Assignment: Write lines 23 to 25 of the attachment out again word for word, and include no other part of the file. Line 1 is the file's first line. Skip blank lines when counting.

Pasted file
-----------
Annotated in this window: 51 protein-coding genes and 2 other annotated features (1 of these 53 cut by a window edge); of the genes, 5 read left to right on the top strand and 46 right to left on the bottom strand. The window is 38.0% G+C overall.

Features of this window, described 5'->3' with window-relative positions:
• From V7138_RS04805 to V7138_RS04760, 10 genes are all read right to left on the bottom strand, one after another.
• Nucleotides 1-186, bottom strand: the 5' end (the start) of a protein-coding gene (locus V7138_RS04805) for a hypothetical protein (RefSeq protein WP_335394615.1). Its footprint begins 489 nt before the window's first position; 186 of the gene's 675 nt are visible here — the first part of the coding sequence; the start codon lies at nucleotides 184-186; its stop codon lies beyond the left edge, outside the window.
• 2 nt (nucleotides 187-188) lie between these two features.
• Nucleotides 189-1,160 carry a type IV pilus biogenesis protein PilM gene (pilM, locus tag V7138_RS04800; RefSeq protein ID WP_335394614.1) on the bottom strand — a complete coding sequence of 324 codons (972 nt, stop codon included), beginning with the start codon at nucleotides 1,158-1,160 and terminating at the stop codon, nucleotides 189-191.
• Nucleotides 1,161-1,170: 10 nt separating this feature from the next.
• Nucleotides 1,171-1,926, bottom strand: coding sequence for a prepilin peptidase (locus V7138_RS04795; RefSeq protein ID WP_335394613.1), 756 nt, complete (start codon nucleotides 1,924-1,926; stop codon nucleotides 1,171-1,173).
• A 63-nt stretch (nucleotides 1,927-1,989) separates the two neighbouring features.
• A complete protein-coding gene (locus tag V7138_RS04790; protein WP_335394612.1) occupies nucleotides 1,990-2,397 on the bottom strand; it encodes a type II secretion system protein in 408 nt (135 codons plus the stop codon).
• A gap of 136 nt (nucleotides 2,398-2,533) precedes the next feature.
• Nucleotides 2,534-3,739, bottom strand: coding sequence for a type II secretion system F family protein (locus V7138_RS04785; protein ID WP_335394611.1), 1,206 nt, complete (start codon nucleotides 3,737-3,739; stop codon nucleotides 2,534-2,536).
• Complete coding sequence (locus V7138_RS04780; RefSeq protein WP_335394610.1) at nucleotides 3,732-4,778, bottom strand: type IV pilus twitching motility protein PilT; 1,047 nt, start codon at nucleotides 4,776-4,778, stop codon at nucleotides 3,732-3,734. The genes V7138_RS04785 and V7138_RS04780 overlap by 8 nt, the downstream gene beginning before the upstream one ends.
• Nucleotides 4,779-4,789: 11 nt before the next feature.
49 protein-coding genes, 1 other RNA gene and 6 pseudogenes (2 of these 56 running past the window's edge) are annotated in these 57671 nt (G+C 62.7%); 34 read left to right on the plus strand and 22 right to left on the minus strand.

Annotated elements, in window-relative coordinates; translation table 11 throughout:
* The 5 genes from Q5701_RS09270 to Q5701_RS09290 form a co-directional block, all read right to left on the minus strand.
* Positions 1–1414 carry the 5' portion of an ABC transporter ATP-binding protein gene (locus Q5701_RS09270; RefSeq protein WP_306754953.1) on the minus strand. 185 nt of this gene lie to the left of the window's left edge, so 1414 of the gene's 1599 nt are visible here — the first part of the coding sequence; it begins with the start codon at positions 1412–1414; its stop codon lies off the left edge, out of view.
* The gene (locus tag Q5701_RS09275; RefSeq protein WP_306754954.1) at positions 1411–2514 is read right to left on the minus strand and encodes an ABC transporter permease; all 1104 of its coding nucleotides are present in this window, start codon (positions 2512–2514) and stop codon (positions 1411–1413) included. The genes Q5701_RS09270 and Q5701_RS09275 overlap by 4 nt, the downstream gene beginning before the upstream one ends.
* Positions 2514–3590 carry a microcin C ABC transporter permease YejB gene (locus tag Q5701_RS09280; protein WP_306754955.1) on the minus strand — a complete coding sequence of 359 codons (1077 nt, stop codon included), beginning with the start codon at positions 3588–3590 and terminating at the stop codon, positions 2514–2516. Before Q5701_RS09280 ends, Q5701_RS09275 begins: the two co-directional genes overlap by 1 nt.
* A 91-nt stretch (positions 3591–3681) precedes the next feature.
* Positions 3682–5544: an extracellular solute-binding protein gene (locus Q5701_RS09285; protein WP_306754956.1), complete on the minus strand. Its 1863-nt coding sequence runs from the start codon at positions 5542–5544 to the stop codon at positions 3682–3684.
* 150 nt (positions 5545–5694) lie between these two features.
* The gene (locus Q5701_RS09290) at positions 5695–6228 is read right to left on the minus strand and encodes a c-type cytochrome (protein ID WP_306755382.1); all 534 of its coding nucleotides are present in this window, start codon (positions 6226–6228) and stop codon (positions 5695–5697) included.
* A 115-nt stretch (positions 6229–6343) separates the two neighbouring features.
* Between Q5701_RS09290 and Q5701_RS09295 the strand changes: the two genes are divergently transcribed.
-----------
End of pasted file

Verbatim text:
* 150 nt (positions 5545–5694) lie between these two features.
* The gene (locus Q5701_RS09290) at positions 5695–6228 is read right to left on the minus strand and encodes a c-type cytochrome (protein ID WP_306755382.1); all 534 of its coding nucleotides are present in this window, start codon (positions 6226–6228) and stop codon (positions 5695–5697) included.
* A 115-nt stretch (positions 6229–6343) separates the two neighbouring features.